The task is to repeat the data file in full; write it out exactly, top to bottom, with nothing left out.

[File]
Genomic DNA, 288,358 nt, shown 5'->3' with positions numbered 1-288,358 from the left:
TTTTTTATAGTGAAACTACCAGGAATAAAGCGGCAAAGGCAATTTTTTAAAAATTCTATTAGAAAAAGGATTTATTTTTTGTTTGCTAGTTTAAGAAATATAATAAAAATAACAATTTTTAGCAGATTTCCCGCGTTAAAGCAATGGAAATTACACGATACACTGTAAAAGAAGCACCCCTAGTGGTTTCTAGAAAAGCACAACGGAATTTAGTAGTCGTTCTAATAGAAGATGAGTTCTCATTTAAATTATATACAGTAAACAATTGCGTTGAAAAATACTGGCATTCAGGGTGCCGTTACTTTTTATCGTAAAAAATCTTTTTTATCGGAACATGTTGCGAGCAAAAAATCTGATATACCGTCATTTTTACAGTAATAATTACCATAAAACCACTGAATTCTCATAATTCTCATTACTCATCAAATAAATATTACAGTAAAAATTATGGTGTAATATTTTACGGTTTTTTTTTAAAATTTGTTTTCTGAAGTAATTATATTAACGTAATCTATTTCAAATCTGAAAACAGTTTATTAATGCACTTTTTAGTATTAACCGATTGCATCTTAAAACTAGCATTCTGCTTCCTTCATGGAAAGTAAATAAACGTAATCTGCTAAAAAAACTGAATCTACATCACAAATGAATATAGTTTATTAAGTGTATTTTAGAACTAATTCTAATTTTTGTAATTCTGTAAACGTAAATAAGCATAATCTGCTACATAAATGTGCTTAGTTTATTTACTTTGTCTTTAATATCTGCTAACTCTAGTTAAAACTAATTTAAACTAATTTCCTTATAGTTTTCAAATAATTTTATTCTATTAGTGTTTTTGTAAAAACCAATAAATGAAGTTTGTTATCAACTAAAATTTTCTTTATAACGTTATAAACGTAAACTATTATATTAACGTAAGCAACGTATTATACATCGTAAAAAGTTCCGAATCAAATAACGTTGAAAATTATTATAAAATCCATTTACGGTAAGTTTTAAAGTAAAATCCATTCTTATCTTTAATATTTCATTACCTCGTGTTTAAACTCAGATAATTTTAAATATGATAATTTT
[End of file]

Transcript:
Genomic DNA, 288,358 nt, shown 5'->3' with positions numbered 1-288,358 from the left:
TTTTTTATAGTGAAACTACCAGGAATAAAGCGGCAAAGGCAATTTTTTAAAAATTCTATTAGAAAAAGGATTTATTTTTTGTTTGCTAGTTTAAGAAATATAATAAAAATAACAATTTTTAGCAGATTTCCCGCGTTAAAGCAATGGAAATTACACGATACACTGTAAAAGAAGCACCCCTAGTGGTTTCTAGAAAAGCACAACGGAATTTAGTAGTCGTTCTAATAGAAGATGAGTTCTCATTTAAATTATATACAGTAAACAATTGCGTTGAAAAATACTGGCATTCAGGGTGCCGTTACTTTTTATCGTAAAAAATCTTTTTTATCGGAACATGTTGCGAGCAAAAAATCTGATATACCGTCATTTTTACAGTAATAATTACCATAAAACCACTGAATTCTCATAATTCTCATTACTCATCAAATAAATATTACAGTAAAAATTATGGTGTAATATTTTACGGTTTTTTTTTAAAATTTGTTTTCTGAAGTAATTATATTAACGTAATCTATTTCAAATCTGAAAACAGTTTATTAATGCACTTTTTAGTATTAACCGATTGCATCTTAAAACTAGCATTCTGCTTCCTTCATGGAAAGTAAATAAACGTAATCTGCTAAAAAAACTGAATCTACATCACAAATGAATATAGTTTATTAAGTGTATTTTAGAACTAATTCTAATTTTTGTAATTCTGTAAACGTAAATAAGCATAATCTGCTACATAAATGTGCTTAGTTTATTTACTTTGTCTTTAATATCTGCTAACTCTAGTTAAAACTAATTTAAACTAATTTCCTTATAGTTTTCAAATAATTTTATTCTATTAGTGTTTTTGTAAAAACCAATAAATGAAGTTTGTTATCAACTAAAATTTTCTTTATAACGTTATAAACGTAAACTATTATATTAACGTAAGCAACGTATTATACATCGTAAAAAGTTCCGAATCAAATAACGTTGAAAATTATTATAAAATCCATTTACGGTAAGTTTTAAAGTAAAATCCATTCTTATCTTTAATATTTCATTACCTCGTGTTTAAACTCAGATAATTTTAAATATGATAATTTT